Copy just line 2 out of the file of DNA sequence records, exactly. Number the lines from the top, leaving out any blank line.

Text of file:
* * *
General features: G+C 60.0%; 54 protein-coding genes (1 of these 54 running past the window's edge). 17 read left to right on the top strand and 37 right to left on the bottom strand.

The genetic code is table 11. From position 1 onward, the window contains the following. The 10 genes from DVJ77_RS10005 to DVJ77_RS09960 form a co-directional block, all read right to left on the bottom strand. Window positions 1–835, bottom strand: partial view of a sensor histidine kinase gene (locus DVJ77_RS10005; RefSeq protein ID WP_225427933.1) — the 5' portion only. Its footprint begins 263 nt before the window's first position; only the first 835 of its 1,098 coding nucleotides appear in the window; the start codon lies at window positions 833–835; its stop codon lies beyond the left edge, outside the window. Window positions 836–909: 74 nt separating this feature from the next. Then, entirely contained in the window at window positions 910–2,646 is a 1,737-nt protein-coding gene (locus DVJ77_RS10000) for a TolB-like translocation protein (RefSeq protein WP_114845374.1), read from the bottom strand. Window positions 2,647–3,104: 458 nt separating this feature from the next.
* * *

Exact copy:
The genetic code is table 11. From position 1 onward, the window contains the following. The 10 genes from DVJ77_RS10005 to DVJ77_RS09960 form a co-directional block, all read right to left on the bottom strand. Window positions 1–835, bottom strand: partial view of a sensor histidine kinase gene (locus DVJ77_RS10005; RefSeq protein ID WP_225427933.1) — the 5' portion only. Its footprint begins 263 nt before the window's first position; only the first 835 of its 1,098 coding nucleotides appear in the window; the start codon lies at window positions 833–835; its stop codon lies beyond the left edge, outside the window. Window positions 836–909: 74 nt separating this feature from the next. Then, entirely contained in the window at window positions 910–2,646 is a 1,737-nt protein-coding gene (locus DVJ77_RS10000) for a TolB-like translocation protein (RefSeq protein WP_114845374.1), read from the bottom strand. Window positions 2,647–3,104: 458 nt separating this feature from the next.